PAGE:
Bike Master Plan: Central Seattle and downtown

This is the second post in a series analyzing Seattle’s draft Bicycle Master Plan update, which is currently taking public comments. This post will focus on the central neighborhoods south of the Ship Canal and north of I-90. Stay tuned for future posts looking at other parts of the city.

Blue = Cycle Track. Orange = Bike lanes (buffered and not). Green = Neighborhood greenway (mostly) Click here to view or download full map

Central Seattle is, not surprisingly, home to a huge number of people who commute, run errands and otherwise get around town on bikes. In fact, a recent customer survey found that more people bike to shop and eat on Capitol Hill than drive alone. A stunning 67 percent of customers walk there.

A strong culture of biking among residents in the dense central neighborhoods combined with the region’s biggest employment center (downtown) combine to create immense potential for safe, inviting bicycle facilities. But these factors also make bicycle facilities more difficult and, likely, more expensive to implement than in other parts of the city.

In general, the Bike Master Plan draft has focused on cycle tracks as the primary way to improve cycling options. Due to the multi-modal nature of the streets and clear evidence that conventional painted bike lanes are not adequate on busy, dense roads (see: 2nd Avenue’s failed bike lane), the plan is spot-on in calling for a network of cycle tracks to connect popular destinations to nearby neighborhoods and both city-wide and regional bike routes.

Downtown’s options will be studied further in a center city mobility study funded by the 2013-14 budget. The first cycle track downtown is very likely to be on 7th Ave connecting Dexter to Pike St.

One of the biggest pieces missing in all of central Seattle is a cycle track on Pike and/or Pine Streets east of downtown. Pike Street does not have any recommended facilities east of Melrose, which is a huge oversight. Many people already choose Pike over Pine due to its easier grade and multitude of destinations.

The Pike/Pine corridor is among the most important cycling corridors in the city, and it is also among the most dangerous. As we have discussed before, there is massive potential for improvements. We recommend adding a cycle track on Pike from downtown to Madison (also potential to connect to the proposed 16th/17th/18th Ave neighborhood greenway). The exact details of an improved Pike/Pine will need to be figured out during the engineering process for such a project, but both streets need to be part of that process (Pike may very well turn out to be a better option).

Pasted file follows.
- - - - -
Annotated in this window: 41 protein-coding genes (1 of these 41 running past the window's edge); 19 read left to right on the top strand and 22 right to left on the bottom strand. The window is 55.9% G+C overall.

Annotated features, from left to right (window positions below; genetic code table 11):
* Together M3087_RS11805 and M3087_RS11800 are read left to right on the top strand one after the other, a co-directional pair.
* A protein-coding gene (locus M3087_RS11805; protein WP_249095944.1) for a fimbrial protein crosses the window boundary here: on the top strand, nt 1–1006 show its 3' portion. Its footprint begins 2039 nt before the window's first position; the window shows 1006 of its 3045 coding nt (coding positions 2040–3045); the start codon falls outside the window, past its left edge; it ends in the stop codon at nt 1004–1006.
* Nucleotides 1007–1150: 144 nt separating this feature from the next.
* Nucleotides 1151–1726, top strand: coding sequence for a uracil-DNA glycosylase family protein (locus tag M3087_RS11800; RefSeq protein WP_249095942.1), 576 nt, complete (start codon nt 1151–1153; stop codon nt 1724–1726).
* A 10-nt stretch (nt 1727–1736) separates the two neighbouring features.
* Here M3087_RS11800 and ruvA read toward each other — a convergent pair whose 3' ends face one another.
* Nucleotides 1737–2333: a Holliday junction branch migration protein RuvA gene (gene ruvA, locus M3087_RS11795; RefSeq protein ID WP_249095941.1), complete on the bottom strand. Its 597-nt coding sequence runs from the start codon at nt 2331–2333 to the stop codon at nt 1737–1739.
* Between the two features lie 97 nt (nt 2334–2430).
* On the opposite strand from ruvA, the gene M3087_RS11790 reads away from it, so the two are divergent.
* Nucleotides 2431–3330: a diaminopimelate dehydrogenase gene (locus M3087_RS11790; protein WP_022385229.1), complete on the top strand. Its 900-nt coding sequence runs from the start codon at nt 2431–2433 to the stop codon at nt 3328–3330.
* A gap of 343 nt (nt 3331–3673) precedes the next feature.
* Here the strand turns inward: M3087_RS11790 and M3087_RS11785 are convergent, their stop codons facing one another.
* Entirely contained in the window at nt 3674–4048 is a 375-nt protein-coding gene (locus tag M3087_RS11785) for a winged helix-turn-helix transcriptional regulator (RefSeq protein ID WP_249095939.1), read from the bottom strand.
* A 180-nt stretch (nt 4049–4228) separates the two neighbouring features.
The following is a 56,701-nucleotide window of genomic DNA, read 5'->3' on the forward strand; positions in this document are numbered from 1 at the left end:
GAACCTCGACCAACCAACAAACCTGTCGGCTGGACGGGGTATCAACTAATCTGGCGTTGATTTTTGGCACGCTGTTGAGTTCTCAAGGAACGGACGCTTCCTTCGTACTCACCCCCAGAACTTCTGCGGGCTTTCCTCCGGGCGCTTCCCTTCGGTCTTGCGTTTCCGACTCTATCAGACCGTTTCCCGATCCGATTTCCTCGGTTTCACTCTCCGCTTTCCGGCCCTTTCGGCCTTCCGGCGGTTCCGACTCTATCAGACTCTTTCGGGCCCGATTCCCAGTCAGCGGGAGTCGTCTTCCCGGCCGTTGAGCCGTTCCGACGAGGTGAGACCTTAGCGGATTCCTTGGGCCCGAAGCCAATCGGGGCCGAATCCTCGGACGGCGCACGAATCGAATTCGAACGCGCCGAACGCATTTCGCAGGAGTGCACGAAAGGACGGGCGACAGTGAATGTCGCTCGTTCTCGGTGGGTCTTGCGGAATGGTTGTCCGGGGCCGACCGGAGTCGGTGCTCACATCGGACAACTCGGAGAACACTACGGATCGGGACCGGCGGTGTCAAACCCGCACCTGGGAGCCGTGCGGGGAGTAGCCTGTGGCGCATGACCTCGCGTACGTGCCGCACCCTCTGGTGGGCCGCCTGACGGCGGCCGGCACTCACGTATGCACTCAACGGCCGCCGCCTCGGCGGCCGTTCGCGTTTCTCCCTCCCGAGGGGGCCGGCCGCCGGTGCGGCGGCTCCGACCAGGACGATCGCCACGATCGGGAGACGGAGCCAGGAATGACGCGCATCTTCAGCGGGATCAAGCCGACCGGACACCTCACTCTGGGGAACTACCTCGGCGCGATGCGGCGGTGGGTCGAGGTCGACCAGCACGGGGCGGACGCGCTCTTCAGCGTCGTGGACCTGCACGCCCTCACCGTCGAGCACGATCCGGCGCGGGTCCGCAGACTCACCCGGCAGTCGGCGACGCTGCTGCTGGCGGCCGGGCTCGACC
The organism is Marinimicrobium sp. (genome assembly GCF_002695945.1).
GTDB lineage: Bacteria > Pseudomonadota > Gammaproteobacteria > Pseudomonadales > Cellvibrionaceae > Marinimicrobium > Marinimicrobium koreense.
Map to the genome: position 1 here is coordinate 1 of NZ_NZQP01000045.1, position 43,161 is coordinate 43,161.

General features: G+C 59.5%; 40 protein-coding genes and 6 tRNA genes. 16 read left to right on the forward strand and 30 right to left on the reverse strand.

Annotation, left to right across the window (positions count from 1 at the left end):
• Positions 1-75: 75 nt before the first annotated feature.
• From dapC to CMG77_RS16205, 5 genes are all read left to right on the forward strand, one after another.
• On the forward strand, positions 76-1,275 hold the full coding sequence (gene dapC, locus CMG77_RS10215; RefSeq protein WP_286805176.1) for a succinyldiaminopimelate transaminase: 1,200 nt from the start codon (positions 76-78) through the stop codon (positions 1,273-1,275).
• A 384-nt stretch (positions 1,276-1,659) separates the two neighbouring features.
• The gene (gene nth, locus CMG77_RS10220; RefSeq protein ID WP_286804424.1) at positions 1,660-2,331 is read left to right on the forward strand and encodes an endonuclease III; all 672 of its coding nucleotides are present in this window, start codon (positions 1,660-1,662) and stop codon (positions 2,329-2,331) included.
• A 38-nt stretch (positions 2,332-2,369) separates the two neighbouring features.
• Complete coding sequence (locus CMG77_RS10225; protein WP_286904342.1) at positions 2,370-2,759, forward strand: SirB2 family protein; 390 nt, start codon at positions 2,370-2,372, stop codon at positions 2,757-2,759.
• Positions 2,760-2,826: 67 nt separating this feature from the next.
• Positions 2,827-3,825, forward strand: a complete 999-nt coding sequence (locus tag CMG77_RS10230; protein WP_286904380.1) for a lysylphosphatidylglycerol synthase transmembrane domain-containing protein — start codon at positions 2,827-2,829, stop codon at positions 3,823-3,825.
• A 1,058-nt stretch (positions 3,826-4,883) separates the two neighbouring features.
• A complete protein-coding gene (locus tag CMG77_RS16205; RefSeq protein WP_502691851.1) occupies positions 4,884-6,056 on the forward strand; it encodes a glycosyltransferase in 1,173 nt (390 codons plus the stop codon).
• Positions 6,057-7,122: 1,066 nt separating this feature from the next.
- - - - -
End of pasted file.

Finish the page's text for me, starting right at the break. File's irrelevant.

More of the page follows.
The plan includes several bold choices that few people probably saw coming, such as cycle tracks on Madison St, Boren and Rainier. These are very exciting, and are great examples that the plan is pursuing a bold vision of the future of cycling in Seattle.

Central Seattle Neighborhood Greenways has pointed out that the group’s top priority route connecting Judkins and Volunteer Parks is missing a section between Alder and Columbia Streets. Otherwise, most of the group’s favorite routes are represented or at least approximated (for the sake of the master plan, it’s probably best to consider the neighborhood greenway proposals as approximate corridors. The exact streets used will be worked out during public outreach).

Another huge gap is Jackson St, which needs a cycle track or at least a buffered bike lane. This is complicated by the First Hill Streetcar plans, which did not include bike facilities in their plans for Jackson. This is a huge missed opportunity, as we have written before. There is no comparable corridor to Jackson, which is wide and carries relatively few vehicles per day (14,000, which is fewer than Broadway, though Jackson is a more important transit corridor). The Bike Master Plan should reflect the importance of this street. In fact, a part of me is still hoping a bike facility can be added to the project before it is finished in early 2014. Failure to do so would be a big mistake that will cost us more in money and scars to fix at a later date.

23rd Ave is among the Central District’s most dangerous streets, especially for people walking. Bike facilities also dramatically improve safety for people on foot and in cars. The city received about $5 million in grants to boost repaving work on the street, which is coming in the next couple years. So to see a cycle track included in the BMP for that street is a great sign, and could be an early test of how the plan’s more ambitious elements are handled in real life.